Development on San Bruno Mountain could help, as well as hurt, environmental goals for the 1,300-foot peak.
Buildings remain rare on the rugged 3,400-acre open-space oasis flanked by the densely urbanized cities of San Francisco, Daly City and South San Francisco. Much of the mountain falls under the jurisdiction of San Mateo County and the little-populated town of Brisbane.
The mountain made history in 1983 when 2,750 acres were protected by the U.S. Fish and Wildlife Service under the nation’s first habitat conservation plan, which was drafted under the U.S. Endangered Species Act to help balance development with butterfly protection.
The 1983 habitat conservation plan levied annual property fees of $25 per home to help San Mateo County protect the hills from invasive species of grass and other threats to the native butterflies. The fee has risen with the cost of living and today is roughly $40 per year for most homes on the mountain.
But fewer homes have been built on the mountain than were originally planned, partly because land marked for development has been purchased as new parkland by various government agencies.
Additionally, callippe silverspot butterflies were added to the endangered species list after the plan was approved, which barred construction on their breeding sites, senior county park planner Sam Herzberg said.
As a result, there is less funding available for habitat protection on the mountain than anticipated. At the same time, funding needs have grown as invasive grasslands and scrublands have overtaken the mountain, Herzberg said.
Now, the federal government is poised to approve a new habitat conservation plan that could see developers charged $4 million to offset the building of 71 mansions on protected callippe silverspot butterfly habitat on the mountain’s northeast ridge.
Each of the new homeowners would pay $800 per year in habitat-conservation fees, which — if approved — would raise San Mateo County’s annual mountain habitat conservation budget from $145,000 to $415,000, Herzberg said.
The nonprofit San Bruno Mountain Watch opposes the plan.
“I think it’s a bankrupt way to raise money,” Executive Director Ken McIntire said.
The plan will be finalized once Fish and Wildlife Service staff have sorted through roughly 75 letters and comments received from the public, department spokesman Al Donner said.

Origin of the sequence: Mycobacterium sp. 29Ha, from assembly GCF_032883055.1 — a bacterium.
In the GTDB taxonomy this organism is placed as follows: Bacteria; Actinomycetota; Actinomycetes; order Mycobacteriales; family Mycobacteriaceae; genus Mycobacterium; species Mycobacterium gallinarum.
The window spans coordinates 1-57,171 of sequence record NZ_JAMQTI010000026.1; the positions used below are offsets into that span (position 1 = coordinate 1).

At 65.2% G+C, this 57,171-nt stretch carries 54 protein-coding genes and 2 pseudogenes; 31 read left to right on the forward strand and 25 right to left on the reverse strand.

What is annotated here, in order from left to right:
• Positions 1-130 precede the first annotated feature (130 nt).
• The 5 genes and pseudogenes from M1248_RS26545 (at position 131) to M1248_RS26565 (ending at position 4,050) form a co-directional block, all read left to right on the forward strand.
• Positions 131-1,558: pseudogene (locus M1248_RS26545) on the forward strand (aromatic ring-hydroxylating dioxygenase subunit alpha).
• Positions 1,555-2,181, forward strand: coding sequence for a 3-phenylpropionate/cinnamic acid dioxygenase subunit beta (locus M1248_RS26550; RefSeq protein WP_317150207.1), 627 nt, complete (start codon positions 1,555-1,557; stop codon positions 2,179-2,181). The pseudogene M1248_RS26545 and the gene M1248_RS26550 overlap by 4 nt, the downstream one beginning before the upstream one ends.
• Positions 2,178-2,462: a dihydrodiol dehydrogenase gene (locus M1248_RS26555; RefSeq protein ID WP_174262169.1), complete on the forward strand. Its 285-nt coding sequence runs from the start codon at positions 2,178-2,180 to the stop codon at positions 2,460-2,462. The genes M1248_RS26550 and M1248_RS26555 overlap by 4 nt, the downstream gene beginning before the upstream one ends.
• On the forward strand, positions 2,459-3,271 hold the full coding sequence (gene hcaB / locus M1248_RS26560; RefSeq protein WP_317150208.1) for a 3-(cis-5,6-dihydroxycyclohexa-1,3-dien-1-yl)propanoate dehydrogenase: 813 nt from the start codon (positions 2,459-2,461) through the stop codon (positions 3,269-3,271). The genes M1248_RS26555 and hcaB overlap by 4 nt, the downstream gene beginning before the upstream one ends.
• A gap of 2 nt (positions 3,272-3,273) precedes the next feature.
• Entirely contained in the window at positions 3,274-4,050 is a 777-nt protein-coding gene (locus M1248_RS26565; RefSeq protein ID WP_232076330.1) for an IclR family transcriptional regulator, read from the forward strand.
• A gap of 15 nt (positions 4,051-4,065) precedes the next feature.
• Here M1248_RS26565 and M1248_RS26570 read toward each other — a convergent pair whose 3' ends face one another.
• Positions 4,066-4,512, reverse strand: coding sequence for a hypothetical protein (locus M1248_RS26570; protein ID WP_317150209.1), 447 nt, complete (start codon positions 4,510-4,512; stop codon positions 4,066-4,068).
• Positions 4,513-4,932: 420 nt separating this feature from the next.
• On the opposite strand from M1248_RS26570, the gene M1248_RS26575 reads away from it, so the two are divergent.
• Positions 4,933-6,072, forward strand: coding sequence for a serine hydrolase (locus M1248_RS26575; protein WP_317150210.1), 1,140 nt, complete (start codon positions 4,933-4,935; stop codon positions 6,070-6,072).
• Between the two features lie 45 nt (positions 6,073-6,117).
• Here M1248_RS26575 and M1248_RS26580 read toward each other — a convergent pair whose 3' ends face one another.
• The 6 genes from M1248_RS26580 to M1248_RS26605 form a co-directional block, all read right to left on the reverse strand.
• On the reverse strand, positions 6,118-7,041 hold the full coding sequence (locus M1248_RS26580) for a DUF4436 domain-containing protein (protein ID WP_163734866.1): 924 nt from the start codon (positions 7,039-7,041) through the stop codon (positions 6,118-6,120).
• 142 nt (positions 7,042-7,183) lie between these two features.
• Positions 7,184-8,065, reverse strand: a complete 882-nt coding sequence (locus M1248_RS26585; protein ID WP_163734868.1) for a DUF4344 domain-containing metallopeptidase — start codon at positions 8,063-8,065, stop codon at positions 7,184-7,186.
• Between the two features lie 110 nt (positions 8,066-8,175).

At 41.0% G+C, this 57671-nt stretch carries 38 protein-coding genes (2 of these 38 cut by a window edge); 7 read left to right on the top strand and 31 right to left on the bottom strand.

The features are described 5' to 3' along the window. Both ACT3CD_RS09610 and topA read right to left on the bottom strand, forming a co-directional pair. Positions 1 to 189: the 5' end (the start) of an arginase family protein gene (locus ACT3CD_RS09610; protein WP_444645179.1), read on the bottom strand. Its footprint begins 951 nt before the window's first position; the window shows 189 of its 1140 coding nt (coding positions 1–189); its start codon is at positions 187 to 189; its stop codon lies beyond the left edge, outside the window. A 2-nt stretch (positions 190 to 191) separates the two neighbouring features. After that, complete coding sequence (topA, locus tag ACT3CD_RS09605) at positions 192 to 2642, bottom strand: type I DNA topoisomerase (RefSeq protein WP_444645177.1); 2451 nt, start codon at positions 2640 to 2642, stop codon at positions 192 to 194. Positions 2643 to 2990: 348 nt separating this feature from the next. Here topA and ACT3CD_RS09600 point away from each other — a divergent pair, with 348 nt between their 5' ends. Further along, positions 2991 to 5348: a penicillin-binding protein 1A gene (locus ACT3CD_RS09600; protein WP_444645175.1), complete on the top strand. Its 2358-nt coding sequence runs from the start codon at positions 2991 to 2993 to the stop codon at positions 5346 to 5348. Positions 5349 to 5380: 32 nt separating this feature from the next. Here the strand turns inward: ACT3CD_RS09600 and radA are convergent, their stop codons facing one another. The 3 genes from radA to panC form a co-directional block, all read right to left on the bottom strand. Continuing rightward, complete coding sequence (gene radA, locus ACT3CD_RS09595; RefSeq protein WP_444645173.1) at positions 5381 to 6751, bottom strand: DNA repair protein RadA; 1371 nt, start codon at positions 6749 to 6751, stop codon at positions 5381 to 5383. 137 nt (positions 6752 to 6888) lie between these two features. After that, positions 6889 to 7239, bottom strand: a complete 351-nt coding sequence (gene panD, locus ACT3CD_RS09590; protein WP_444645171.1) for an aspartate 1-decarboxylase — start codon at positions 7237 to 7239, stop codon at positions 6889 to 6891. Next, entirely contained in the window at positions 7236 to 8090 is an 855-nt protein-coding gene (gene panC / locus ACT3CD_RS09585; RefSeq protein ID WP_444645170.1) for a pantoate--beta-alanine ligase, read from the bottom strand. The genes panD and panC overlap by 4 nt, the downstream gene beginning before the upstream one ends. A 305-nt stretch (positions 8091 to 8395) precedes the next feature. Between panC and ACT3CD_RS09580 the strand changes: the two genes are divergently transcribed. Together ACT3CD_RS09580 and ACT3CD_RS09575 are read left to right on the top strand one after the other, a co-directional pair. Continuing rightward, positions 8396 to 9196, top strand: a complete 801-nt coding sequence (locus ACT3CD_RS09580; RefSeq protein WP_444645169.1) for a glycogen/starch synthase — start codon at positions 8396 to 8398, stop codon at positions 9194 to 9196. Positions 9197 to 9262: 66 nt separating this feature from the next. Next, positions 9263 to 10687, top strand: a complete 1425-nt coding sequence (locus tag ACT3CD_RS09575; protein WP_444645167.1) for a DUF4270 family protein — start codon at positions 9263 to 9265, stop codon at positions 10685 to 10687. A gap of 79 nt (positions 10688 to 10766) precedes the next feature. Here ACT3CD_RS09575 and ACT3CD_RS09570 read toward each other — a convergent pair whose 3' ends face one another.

“While we would like to complete the process as rapidly as we can, we are not able to say how soon that will be,” he said.
The ridge overlooks a scarred pock of valley that was mined as a quarry during the last century. Brisbane overwhelmingly voted down plans to develop the quarry in 2006.
“It’s the heart of the mountain — it’s surrounded by some of the most undisturbed habitat,” McIntire said.
A subsidiary of CMR Insurance purchased the foreclosed quarry for $5,000 this month. The company “is currently evaluating options with regard to development of the property,” spokesman Ron Heckmann said.
Other development projects for the mountain also are in the works.
On the eastern foot of the mountain, near U.S. Highway 101, a 12-story wave-shaped office tower is expected to be completed by December, Myers Development Co. President Jack Myers said. Construction of an adjacent 21-story tower will begin shortly and is expected to be finished by October 2009, Myers said.
Lagoons on the opposite side of the freeway also are scheduled for see new construction, with 600 acres of land expected to be developed under a plan that’s being refined by city consultants, Brisbane City Manager Clay Holstine said.
Cows’ chomp could revive native plants
The amount of grassland on the 3,500-acre mountain fell by 540 acres between 1932 and 1981, according to figures in a draft new habitat management plan, while invasive gorse shrub and blue gum eucalyptus groves ballooned by 364 acres. Between 1982 and 2004, another 122 acres of grassland was lost.
Nitrogen from car exhaust has helped non-native weeds grow on the mountain, said Sam Herzberg, a San Mateo County official who oversees restoration efforts. In 1982, there were 10 species of weeds on the mountain.
As weeds take over the land, it forces out the native grass, which is a habitat for rare butterflies.
“The bigger problem is the natural succession of grasslands into scrublands,” Herzberg said. “We’ve suppressed fire on the mountain. … Fire on the mountain for habitat restoration is a very good thing. It gets rid of the scrub and it gets rid of the thatch.”
Mountain grazing originally was performed by tule elk and more recently by domesticated cattle. But grazing has been eradicated from the mountain during the last 50 years.
A draft new habitat management plan aims to restore grasslands to cover half of the mountain by reintroducing grazing animals and by increasing the amount of brush that’s cleared by hand.